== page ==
Ben Lepper ‘25
MVP: Tom Brady, QB, Tampa Bay Buccaneers
Two of the oldest starting quarterbacks in the NFL were in a dogfight for the coveted MVP award most of the season, and while I understand arguments for Aaron Rodgers, I think Brady has this one locked up. At 44 years old, Brady had his best season ever, leading the NFL in passing yards (with 5316) and passing touchdowns (43) en route to the Bucs’ first division title since 2007. However, one more thing makes me think he’ll win MVP: his retirement from the NFL. The voters will more than likely see that as a sign to make him the MVP one last time as he rides off into the sunset.
Coach of the Year: Bill Belicheck, New England Patriots
I understand that Zac Taylor is another favorite, but I’m only giving one award out per team, and there’s a Bengal with a stronger case for another award. Following a painful 7-9 season, Bill Belicheck brought the Patriots back to the promised land with a 10-7 record. They did get destroyed in the first round of the playoffs, but making it there with a rookie QB in Mac Jones was impressive enough. I cannot stress enough that this team should not have been anywhere near the playoffs, and yet they were the #6 seed. Rebuilds don’t happen overnight, but Belicheck got close.
Comeback Player of the Year: Nick Bosa, DE, San Francisco 49ers
I’m aware of a man named Joe Burrow, but once again, another Bengal has an award all but locked up. Following a lost 2020 season due to an ACL tear, Bosa returned to peak form, playing in all 17 games and putting up 15.5 sacks. When Bosa is healthy, he’s a nightmare for opposing quarterbacks, and this season only proved that further.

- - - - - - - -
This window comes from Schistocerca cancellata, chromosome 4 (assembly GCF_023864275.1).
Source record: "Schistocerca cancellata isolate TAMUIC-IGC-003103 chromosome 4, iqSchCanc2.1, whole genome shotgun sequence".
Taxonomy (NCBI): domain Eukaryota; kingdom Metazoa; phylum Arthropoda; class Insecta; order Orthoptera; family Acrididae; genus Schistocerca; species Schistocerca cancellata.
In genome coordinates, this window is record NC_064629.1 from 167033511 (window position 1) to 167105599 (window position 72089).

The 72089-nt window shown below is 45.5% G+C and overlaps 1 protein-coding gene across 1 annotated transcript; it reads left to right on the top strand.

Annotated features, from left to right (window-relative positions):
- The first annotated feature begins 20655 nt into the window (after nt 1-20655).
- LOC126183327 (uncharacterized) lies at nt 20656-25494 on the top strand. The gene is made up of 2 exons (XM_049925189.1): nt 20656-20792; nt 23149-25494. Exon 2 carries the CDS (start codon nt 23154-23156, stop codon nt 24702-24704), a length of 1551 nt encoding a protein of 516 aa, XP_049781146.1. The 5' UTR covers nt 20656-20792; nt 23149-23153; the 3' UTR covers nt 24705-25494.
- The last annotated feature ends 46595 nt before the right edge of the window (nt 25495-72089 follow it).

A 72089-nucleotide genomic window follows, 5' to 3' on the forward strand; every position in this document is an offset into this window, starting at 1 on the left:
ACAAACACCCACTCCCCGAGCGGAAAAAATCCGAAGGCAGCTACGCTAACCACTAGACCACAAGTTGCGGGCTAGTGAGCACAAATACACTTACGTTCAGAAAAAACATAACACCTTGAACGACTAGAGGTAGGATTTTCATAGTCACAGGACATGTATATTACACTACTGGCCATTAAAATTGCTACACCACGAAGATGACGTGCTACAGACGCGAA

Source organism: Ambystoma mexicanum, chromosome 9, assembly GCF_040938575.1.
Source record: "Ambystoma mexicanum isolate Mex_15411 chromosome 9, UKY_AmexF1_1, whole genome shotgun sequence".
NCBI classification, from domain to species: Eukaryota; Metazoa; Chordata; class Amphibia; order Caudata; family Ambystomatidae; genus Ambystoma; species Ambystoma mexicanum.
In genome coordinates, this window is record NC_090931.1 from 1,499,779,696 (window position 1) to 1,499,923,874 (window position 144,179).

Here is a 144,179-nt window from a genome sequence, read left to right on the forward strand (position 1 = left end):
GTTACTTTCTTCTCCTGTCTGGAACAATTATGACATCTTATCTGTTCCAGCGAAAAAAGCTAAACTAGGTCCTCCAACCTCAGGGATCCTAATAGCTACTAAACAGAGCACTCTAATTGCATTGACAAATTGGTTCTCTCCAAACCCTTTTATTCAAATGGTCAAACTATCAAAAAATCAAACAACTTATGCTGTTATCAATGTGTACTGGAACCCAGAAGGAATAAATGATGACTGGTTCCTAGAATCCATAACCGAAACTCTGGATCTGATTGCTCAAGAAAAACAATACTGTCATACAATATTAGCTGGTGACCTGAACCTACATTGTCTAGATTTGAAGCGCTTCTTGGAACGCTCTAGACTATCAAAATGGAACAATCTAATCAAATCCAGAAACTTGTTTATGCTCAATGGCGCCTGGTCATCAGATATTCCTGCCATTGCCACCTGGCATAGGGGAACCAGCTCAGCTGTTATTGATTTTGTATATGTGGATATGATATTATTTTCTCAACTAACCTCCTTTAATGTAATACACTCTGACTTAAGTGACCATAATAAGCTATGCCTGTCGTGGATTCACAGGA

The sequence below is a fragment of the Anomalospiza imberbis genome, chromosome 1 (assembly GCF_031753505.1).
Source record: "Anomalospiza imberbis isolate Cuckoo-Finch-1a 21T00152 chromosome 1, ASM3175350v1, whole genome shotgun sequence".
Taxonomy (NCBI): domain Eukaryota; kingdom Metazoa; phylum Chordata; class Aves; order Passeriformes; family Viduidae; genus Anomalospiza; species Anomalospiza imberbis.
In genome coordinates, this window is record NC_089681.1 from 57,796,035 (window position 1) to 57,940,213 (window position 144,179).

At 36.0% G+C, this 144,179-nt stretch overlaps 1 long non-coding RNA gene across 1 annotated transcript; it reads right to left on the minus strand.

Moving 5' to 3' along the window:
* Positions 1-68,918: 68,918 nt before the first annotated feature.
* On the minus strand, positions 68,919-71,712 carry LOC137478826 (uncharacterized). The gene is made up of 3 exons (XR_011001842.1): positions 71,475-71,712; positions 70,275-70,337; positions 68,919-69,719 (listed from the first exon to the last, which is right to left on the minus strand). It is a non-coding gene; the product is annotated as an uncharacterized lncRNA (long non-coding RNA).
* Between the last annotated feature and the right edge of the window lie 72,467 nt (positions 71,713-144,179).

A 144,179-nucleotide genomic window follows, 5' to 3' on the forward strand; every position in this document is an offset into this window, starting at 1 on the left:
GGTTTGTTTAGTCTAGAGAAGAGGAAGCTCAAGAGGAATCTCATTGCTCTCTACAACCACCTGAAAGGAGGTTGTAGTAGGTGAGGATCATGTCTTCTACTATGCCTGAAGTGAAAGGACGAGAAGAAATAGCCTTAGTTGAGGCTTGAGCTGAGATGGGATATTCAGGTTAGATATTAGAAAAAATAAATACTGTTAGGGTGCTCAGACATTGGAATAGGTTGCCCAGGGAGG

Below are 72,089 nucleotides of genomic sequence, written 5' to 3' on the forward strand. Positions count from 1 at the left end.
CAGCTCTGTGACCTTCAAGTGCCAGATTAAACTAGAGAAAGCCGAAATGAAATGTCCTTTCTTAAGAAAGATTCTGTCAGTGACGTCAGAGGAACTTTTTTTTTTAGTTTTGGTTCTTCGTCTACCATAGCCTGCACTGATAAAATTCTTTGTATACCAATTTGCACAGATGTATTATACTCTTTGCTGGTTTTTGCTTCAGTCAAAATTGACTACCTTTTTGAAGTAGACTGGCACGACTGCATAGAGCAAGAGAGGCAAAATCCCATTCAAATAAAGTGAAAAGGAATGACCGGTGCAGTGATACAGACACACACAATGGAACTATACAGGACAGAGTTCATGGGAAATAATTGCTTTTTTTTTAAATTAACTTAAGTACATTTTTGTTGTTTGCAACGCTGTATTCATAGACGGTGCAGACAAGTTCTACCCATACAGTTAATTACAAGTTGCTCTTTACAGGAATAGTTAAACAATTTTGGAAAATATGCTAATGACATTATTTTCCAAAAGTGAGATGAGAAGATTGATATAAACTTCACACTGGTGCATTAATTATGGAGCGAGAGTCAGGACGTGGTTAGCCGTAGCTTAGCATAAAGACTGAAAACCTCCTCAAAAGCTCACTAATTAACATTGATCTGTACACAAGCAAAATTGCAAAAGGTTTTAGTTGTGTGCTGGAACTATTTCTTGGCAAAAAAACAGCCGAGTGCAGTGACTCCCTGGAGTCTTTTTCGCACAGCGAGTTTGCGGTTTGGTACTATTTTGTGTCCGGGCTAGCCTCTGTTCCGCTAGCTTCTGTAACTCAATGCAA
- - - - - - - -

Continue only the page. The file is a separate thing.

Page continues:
Offensive Player of the Year: Cooper Kupp, WR, Los Angeles Rams
Kupp and Jonathan Taylor both have great cases for this award, but I think Kupp edges Taylor out. Kupp enjoyed one of the best statistical seasons ever by a wide receiver, winning the first receiving triple crown (leading the league in touchdowns, yards, and receptions) since Steve Smith did it in 2005, and missing out on Calvin Johnson’s single season yards record (1,964) by just fourteen yards. Anyone who drafted him in fantasy was gifted with incredible performances every week. He should be an easy choice for the voters.
Defensive Player of the Year: T.J. Watt, OLB, Pittsburgh Steelers
Speaking of easy choices, T.J. Watt. After being snubbed in 2020 for the same award, he should be a lock for it this season. He tied Michael Strahan’s single season sack record with 22.5 and led the league in quarterback hits and tackles for loss. If Aaron Donald somehow wins this year, Watt will probably tackle whoever is announcing the award as it is announced. He deserves this one.
Offensive Rookie of the Year: Ja’marr Chase, WR, Cincinnati Bengals
Here’s the aforementioned Bengal. Chase had numerous doubters in the preseason and he proved them all wrong with an incredible rookie season. He broke records left & right, including (but not limited to) Chad “Ochocinco” Johnson’s franchise record for yards in a single season and Torry Holt’s league record for postseason receiving yards set by a rookie. He’s been a major part of the Bengals’ unprecedented Super Bowl run and should be dangerous for years to come.
Defensive Rookie of the Year: Micah Parsons, LB, Dallas Cowboys
Remember in the draft when the Broncos picked Patrick Surtain III? And then when the Cowboys traded down right after and settled for Parsons? So do the Cowboys, because I can assure you they couldn’t be happier with their rookie linebacker. Parsons put up 13 sacks (12 of those coming in his first 13 games) and 3 forced fumbles en route to a 1st Team All Pro selection & a Dick Butkus award. The Broncos selecting Surtain could have been the best thing for Dallas, as they settled for a star.